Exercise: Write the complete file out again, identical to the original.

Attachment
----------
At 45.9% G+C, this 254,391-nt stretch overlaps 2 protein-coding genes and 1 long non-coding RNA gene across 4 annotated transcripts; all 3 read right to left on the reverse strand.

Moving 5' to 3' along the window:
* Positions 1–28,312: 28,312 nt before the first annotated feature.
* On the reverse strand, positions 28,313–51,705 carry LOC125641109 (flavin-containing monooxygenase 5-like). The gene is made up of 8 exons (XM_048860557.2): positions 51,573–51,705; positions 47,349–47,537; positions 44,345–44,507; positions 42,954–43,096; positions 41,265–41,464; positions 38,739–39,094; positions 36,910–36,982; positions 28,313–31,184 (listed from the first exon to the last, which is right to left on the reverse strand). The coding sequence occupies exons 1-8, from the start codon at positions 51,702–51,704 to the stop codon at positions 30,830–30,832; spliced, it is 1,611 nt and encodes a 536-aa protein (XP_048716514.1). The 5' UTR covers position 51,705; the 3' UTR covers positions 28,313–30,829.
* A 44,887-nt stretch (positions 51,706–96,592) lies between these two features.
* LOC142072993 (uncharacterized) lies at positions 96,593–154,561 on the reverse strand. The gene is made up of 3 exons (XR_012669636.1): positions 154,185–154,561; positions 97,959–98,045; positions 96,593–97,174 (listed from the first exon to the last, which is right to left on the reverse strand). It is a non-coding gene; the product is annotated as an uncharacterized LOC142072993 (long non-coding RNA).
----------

At 45.9% G+C, this 254,391-nt stretch overlaps 2 protein-coding genes and 1 long non-coding RNA gene across 4 annotated transcripts; all 3 read right to left on the reverse strand.

Moving 5' to 3' along the window:
* Positions 1–28,312: 28,312 nt before the first annotated feature.
* On the reverse strand, positions 28,313–51,705 carry LOC125641109 (flavin-containing monooxygenase 5-like). The gene is made up of 8 exons (XM_048860557.2): positions 51,573–51,705; positions 47,349–47,537; positions 44,345–44,507; positions 42,954–43,096; positions 41,265–41,464; positions 38,739–39,094; positions 36,910–36,982; positions 28,313–31,184 (listed from the first exon to the last, which is right to left on the reverse strand). The coding sequence occupies exons 1-8, from the start codon at positions 51,702–51,704 to the stop codon at positions 30,830–30,832; spliced, it is 1,611 nt and encodes a 536-aa protein (XP_048716514.1). The 5' UTR covers position 51,705; the 3' UTR covers positions 28,313–30,829.
* A 44,887-nt stretch (positions 51,706–96,592) lies between these two features.
* LOC142072993 (uncharacterized) lies at positions 96,593–154,561 on the reverse strand. The gene is made up of 3 exons (XR_012669636.1): positions 154,185–154,561; positions 97,959–98,045; positions 96,593–97,174 (listed from the first exon to the last, which is right to left on the reverse strand). It is a non-coding gene; the product is annotated as an uncharacterized LOC142072993 (long non-coding RNA).